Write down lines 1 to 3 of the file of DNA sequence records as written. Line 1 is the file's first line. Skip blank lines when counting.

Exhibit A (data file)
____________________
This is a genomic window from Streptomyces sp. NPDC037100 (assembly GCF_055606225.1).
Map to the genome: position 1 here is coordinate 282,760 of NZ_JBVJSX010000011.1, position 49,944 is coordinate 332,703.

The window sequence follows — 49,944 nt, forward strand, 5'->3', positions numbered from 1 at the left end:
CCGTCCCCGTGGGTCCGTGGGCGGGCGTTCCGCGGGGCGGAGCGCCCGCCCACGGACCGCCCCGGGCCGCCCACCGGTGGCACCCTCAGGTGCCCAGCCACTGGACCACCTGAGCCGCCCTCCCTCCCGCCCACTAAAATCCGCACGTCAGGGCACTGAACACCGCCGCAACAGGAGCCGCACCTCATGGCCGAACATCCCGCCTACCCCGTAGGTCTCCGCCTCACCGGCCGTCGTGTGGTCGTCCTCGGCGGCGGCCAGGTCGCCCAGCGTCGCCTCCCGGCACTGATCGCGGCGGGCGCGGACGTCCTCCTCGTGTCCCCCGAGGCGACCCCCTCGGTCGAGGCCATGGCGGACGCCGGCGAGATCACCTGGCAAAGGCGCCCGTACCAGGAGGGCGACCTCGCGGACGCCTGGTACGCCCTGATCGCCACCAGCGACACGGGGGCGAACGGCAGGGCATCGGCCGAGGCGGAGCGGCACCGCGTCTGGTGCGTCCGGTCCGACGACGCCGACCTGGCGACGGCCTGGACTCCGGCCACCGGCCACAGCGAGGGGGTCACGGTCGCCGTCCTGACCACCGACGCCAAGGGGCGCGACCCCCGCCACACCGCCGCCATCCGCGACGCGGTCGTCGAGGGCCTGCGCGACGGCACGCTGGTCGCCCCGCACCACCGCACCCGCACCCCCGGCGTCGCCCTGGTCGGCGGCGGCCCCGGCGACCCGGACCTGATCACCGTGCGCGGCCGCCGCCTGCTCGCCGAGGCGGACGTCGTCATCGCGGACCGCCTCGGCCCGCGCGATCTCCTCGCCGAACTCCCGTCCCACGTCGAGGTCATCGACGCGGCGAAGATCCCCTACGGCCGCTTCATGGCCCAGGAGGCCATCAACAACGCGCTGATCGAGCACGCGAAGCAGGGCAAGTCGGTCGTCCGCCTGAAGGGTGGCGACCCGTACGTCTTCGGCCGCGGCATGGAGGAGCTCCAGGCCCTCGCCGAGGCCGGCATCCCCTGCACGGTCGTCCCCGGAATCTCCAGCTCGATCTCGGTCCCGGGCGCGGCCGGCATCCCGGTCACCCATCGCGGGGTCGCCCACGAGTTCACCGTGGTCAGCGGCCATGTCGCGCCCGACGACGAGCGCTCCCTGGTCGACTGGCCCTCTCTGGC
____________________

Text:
This is a genomic window from Streptomyces sp. NPDC037100 (assembly GCF_055606225.1).
Map to the genome: position 1 here is coordinate 282,760 of NZ_JBVJSX010000011.1, position 49,944 is coordinate 332,703.

The window sequence follows — 49,944 nt, forward strand, 5'->3', positions numbered from 1 at the left end: